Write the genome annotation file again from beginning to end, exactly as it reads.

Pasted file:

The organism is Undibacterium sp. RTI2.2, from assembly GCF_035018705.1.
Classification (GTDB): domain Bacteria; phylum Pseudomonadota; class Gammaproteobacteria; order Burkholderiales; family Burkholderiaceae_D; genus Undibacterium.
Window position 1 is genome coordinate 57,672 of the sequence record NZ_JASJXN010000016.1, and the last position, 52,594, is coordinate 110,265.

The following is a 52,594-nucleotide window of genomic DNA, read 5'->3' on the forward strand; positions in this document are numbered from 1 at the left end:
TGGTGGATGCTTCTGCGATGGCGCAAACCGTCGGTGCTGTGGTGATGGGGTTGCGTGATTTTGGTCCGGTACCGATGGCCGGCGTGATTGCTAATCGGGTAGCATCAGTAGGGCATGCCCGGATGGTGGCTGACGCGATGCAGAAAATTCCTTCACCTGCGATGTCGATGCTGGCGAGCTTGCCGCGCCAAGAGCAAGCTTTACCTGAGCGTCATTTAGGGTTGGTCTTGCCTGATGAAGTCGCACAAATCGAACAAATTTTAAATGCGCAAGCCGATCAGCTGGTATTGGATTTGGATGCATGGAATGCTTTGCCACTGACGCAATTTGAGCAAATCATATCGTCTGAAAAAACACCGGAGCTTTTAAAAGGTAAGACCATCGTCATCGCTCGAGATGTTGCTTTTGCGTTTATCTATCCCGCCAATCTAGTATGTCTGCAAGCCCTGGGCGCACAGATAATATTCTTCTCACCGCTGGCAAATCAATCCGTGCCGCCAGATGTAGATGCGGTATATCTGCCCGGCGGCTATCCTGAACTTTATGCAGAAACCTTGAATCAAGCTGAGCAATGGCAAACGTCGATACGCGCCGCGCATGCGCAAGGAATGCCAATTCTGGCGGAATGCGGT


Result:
The organism is Undibacterium sp. RTI2.2, from assembly GCF_035018705.1.
Classification (GTDB): domain Bacteria; phylum Pseudomonadota; class Gammaproteobacteria; order Burkholderiales; family Burkholderiaceae_D; genus Undibacterium.
Window position 1 is genome coordinate 57,672 of the sequence record NZ_JASJXN010000016.1, and the last position, 52,594, is coordinate 110,265.

The following is a 52,594-nucleotide window of genomic DNA, read 5'->3' on the forward strand; positions in this document are numbered from 1 at the left end:
TGGTGGATGCTTCTGCGATGGCGCAAACCGTCGGTGCTGTGGTGATGGGGTTGCGTGATTTTGGTCCGGTACCGATGGCCGGCGTGATTGCTAATCGGGTAGCATCAGTAGGGCATGCCCGGATGGTGGCTGACGCGATGCAGAAAATTCCTTCACCTGCGATGTCGATGCTGGCGAGCTTGCCGCGCCAAGAGCAAGCTTTACCTGAGCGTCATTTAGGGTTGGTCTTGCCTGATGAAGTCGCACAAATCGAACAAATTTTAAATGCGCAAGCCGATCAGCTGGTATTGGATTTGGATGCATGGAATGCTTTGCCACTGACGCAATTTGAGCAAATCATATCGTCTGAAAAAACACCGGAGCTTTTAAAAGGTAAGACCATCGTCATCGCTCGAGATGTTGCTTTTGCGTTTATCTATCCCGCCAATCTAGTATGTCTGCAAGCCCTGGGCGCACAGATAATATTCTTCTCACCGCTGGCAAATCAATCCGTGCCGCCAGATGTAGATGCGGTATATCTGCCCGGCGGCTATCCTGAACTTTATGCAGAAACCTTGAATCAAGCTGAGCAATGGCAAACGTCGATACGCGCCGCGCATGCGCAAGGAATGCCAATTCTGGCGGAATGCGGT